Did the Nephites have access to the Episcopal Book of Common Prayer?
LDS sacramental prayers seem to be influenced by the Episcopal Eucharistic Prayer, Rite I, both
Eucharistic prayer I and II, ("And we most humbly beseech thee, O merciful Father..., to bless and sanctify
these gifts of bread and wine, that they may be unto us the Body and Blood of thy dearly beloved Son Jesus
Christ." or "And we most humbly beseech thee, O merciful Father..., to bless and sanctify ... thy gifts
and creatures of bread and wine, receiving them according to thy Son our Savior Jesus Christ's holy institution, in
remembrance of his death...") These prayers (1789) pre-date the publication of the Book of Mormon, and were
obviously not available at 400AD in America.
Another more subtle tie back to the Church of England is in the nature of the sacrament. Bishop R. Heber (1783-1826) of the Church of England lived in the years just before Joseph Smith established the LDS church. Bishop Heber wrote a verse that was set to music by others including Ralph Vaughan Williams (1872-1958). In this hymn, the LDS concept of the sacrament is stated in the last two lines. The first part reflects a more orthodox understanding of this sacrament that the LDS community once also shared with much of Christianity:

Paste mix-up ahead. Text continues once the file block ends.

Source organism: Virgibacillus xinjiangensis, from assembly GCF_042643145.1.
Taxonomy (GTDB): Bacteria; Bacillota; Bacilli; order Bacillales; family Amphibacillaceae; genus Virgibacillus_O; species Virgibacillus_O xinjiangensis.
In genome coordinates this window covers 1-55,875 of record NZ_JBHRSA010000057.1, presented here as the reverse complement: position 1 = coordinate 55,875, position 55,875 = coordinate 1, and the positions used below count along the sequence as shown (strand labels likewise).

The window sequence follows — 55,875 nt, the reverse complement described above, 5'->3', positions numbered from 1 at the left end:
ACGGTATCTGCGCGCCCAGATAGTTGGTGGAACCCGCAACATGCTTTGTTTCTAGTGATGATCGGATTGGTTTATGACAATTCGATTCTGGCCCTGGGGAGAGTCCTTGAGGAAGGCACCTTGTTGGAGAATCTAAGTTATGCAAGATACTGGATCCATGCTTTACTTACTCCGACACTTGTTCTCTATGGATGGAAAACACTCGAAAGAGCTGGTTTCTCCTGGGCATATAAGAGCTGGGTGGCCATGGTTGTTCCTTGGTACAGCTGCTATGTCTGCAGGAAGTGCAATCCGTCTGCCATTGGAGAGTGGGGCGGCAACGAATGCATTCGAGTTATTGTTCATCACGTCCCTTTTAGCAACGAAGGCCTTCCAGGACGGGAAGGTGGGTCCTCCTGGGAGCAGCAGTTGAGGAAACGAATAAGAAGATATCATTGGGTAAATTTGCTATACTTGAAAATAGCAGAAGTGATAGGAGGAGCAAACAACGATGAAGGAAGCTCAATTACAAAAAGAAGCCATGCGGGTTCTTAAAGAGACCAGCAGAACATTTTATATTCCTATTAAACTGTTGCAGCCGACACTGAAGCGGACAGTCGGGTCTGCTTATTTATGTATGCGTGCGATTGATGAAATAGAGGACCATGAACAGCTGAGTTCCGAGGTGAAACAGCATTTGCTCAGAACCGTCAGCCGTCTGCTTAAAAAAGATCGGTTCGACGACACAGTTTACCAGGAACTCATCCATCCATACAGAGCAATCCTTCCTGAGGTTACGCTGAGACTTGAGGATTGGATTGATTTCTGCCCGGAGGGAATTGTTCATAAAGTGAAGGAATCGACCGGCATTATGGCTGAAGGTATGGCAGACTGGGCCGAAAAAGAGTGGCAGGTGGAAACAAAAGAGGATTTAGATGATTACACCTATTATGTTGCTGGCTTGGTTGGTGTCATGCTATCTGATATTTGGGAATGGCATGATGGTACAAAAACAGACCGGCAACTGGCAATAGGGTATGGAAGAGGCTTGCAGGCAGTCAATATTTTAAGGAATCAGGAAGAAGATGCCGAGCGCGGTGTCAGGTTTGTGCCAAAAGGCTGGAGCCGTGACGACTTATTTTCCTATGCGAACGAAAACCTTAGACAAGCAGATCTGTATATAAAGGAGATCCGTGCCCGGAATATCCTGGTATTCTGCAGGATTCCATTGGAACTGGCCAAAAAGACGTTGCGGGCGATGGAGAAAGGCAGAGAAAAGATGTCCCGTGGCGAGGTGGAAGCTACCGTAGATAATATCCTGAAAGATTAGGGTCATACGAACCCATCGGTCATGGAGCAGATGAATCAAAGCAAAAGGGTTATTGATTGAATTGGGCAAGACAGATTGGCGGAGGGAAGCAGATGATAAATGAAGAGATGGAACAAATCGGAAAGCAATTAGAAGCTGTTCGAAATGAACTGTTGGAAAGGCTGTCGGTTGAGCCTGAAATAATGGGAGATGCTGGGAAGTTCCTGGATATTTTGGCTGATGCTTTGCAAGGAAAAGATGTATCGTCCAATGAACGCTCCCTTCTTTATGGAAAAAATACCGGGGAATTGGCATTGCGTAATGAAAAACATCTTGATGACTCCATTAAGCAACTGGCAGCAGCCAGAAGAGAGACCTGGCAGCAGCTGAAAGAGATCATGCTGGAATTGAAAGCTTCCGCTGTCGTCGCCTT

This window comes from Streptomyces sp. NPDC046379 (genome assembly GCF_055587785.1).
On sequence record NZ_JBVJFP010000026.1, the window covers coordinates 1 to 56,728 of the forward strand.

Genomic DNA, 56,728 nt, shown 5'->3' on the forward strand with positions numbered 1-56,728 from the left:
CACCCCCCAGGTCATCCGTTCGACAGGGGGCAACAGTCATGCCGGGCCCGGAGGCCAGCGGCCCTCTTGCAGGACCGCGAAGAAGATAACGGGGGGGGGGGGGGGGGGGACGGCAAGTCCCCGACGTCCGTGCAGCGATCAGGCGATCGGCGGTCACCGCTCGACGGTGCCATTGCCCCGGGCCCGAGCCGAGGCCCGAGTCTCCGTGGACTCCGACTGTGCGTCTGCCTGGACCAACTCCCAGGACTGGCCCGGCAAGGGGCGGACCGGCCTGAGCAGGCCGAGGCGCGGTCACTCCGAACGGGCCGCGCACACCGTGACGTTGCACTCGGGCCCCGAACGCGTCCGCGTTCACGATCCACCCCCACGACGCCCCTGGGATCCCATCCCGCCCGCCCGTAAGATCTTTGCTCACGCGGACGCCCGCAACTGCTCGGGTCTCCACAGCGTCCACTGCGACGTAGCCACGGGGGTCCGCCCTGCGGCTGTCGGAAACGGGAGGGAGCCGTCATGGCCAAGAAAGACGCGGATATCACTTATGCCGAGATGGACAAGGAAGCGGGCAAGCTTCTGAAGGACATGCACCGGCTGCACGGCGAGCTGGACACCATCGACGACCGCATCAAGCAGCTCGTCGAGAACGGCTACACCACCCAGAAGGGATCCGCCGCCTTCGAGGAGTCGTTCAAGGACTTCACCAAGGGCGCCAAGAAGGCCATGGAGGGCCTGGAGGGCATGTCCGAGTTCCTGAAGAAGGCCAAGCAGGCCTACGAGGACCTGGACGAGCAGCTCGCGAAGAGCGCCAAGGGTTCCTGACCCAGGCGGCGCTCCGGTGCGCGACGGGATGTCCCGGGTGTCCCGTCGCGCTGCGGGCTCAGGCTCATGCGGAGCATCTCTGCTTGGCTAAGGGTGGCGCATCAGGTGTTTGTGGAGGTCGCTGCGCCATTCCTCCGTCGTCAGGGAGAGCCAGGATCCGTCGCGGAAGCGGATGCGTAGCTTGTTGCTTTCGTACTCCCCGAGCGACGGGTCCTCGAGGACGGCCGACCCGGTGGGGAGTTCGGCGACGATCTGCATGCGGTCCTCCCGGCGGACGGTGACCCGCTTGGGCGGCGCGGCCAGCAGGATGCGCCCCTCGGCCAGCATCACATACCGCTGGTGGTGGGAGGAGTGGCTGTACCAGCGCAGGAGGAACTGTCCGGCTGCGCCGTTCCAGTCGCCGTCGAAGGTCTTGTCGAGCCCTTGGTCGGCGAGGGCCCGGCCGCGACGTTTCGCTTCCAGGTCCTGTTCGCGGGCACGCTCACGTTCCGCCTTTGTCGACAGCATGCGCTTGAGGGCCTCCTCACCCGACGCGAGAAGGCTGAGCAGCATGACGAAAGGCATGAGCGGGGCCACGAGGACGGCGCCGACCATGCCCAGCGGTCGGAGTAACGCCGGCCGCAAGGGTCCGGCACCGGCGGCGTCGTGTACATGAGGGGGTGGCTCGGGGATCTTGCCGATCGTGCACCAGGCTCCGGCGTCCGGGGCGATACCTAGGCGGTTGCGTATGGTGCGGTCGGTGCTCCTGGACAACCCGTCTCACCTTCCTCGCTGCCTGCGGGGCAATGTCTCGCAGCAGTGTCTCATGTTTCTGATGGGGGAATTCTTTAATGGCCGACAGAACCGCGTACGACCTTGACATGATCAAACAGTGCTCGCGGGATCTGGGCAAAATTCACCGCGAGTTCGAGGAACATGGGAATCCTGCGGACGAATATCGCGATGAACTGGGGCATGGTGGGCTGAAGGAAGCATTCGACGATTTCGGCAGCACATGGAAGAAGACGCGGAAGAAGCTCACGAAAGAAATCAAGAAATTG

Bread of the world in mercy broken,
Wine of the soul in mercy shed,
By whom the words of life were spoken,
And in whose Death our sins are dead;
Look on the heart by sorrow broken,
Look on the tears by sinners shed, And be thy feast to us a token
That by thy grace our souls are fed!
"God, the Eternal Father, we ask thee, in the name of thy Son, Jesus Christ, to bless and sanctify this bread/wine to the souls of all who partake/drink of it..." (Moroni 4:3, 5:2)
LDS scriptures to this day refer to the sacrament as "the flesh and blood of Christ" (Moroni 4:1, 3 Nephi 18:29, 20:8) although some LDS hymns clearly show that the bread and wine (now water) are only emblems of the body and blood of Christ as does hymn #173/4, While of These Emblems We Partake by John Nicholson, (1839-1909). Hymn #176 'Tis Sweet to Sing the Matchless Love contains the phrase, "Tis good to meet each Sabbath day and ... partake the emblems of his death, and thus renew our love and faith". This hymn also presents to us the concept of the renewal nature of this sacrament in the LDS tradition.
The oldest of LDS hymns speak of the body and blood of Christ. O God, the Eternal Father by William W. Phelps (1792-1872) was in the first LDS hymnal and states:
That sacred, holy offering,
By man least understood,
To have our sins remitted
And take his flesh and blood,
This Catholic concept of having our sins remitted through participating in this sacrament is echoed in the early LDS hymn #178 O Lord of Hosts by Andrew Dalrymple (b.1817) in which he writes, "May we forever think of thee and of thy sufferings sore, To cleanse our hearts while we partake the broken bread and wine.